Dee Matthew, Education Coordinator SRtRC Scotland, reflects on the use of Aylan Kurdi photograph and the refugee crisis
"Show Racism the Red Card share in the grief and despair of the majority of people and our thoughts are with the Kurdi family and those who loved and cared about Aylan."
Dee Matthew, Education Coordinator, SRtRC Scotland
How could anyone possibly fail to understand the human tragedy in the image of Aylan Kurdi’s lifeless body washed up on the beach in the holiday resort region of Bodrum which hit newsfeeds and front pages on Wednesday evening into Thursday morning?
Show Racism the Red Card share in the grief and despair of the majority of people and our thoughts are with the Kurdi family and those who loved and cared about Aylan.
Let us never forget there are an unprecedented number of displaced people now than there has ever been in modern history. With thousands more fleeing conflict in unstable regions across the world, escaping chemical weapons and barrel bombs aimed at innocent civilians and designed to inflict maximum damage to the human body or escaping the constant threat of physical and sexual violence.
For those who have the resources, they are attempting treacherous journeys to seek safety in countries throughout Europe who propose to condemn such human rights abuses and have made pledges via European-wide and international conventions to provide refuge for those experiencing violence and inhumane and degrading treatment.
These refugees are not passive victims of conflict; they are human beings with agency, making decisions to keep their families safe and find a place where they can tuck their children into bed at night knowing they will wake up unharmed in the morning. This is a human instinct and something any mother and father would do for their own child regardless of nationality, culture, religion or identity.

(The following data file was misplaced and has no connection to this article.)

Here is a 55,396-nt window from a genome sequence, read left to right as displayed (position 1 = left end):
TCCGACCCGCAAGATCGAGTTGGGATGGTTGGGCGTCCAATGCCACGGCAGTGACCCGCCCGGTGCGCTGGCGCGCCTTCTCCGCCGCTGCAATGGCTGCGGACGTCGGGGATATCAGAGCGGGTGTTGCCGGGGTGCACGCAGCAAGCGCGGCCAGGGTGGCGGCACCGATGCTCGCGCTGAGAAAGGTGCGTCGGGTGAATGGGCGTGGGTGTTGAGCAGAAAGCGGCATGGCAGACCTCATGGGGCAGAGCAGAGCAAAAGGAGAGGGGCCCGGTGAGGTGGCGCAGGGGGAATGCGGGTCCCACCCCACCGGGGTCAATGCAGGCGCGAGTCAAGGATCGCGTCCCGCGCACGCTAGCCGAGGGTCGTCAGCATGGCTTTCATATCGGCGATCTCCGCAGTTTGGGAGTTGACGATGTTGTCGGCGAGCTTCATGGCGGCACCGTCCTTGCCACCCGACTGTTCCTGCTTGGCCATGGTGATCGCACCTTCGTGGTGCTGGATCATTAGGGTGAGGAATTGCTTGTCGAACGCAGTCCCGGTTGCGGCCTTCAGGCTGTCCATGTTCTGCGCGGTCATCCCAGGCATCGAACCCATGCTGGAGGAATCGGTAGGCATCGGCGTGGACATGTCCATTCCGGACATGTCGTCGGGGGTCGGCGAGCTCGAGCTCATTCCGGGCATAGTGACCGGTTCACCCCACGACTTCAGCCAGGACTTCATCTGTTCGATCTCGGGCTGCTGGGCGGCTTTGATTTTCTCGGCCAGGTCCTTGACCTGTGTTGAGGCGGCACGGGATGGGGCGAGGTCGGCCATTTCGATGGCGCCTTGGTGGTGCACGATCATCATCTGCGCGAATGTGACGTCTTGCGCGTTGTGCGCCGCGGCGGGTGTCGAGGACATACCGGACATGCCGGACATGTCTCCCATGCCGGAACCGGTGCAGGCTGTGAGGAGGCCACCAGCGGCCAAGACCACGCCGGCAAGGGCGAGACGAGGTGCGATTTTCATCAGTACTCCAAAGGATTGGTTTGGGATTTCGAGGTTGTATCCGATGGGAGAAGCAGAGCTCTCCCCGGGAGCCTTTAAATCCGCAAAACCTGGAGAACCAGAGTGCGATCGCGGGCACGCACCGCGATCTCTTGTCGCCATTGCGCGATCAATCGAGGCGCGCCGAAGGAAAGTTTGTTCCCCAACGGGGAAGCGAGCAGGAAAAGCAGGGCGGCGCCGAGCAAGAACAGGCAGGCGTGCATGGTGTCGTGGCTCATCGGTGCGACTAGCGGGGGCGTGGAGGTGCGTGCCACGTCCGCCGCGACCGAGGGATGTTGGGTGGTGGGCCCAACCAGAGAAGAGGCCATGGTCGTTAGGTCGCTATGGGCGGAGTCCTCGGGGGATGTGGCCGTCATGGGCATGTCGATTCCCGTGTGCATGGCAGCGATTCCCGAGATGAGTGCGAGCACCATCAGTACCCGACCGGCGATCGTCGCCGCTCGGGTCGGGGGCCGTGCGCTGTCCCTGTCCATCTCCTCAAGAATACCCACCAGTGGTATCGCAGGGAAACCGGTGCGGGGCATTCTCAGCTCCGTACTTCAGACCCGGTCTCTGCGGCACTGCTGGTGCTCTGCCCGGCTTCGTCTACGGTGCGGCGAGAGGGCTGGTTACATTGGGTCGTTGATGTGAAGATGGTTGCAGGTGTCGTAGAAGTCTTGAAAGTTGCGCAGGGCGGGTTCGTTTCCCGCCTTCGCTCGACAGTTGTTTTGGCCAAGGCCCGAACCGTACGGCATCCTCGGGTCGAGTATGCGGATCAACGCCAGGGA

These refugees are a consequence of mainstream politics in many states throughout Europe lurching towards the right with hard line policies on immigration and Asylum which governments have garnered public support for by framing the narrative around the need for control, containment and safeguarding threats to national security. All of this is underpinned by the omnipresent islamophobic undercurrent of the war on terror that allows immigrant/threat to coexist in British public consciousness.
We must remember the very use of Aylan’s image on the front pages of the UK’s national press is loaded with meaning far beyond informing Britons about the desperate refugee crisis our world is experiencing.
While Aylan’s picture may represent a much needed sea change in highlighting the sheer volume of life that is at risk, we cannot forget that it has been the same mainstream media which has consistently used dehumanising and pejorative language to describe refugees from conflict over the last eighteen months and beyond.
This has been characterised through the use of the term ‘swarms’ and ‘floods’, and by giving a platform to individuals who have described refugees In the Mediterranean as cockroaches which is reminiscent of the racist, xenophobic and far right rhetoric of the Nazi regime. At Show Racism the Red Card we encourage those we meet to use critical thought to unpack the negative impact that these messages can have on their world view.
We can only hope that the media’s use of Aylan’s picture taken after his death will not be just a damaging act of voyeurism but will encourage people to reflect on what was going through the Kurdi family’s mind as they got on that boat, what they had to do to get on it in the first place and what thoughts passed through their minds when they realised it wasn’t going to make its destination to Greece.
The front pages of Britain’s newspapers exploit the image of Aylan alone on the sand but we encourage everyone to remember the alternative image of Aylan with his arm around his brother Galip, smiling for the camera.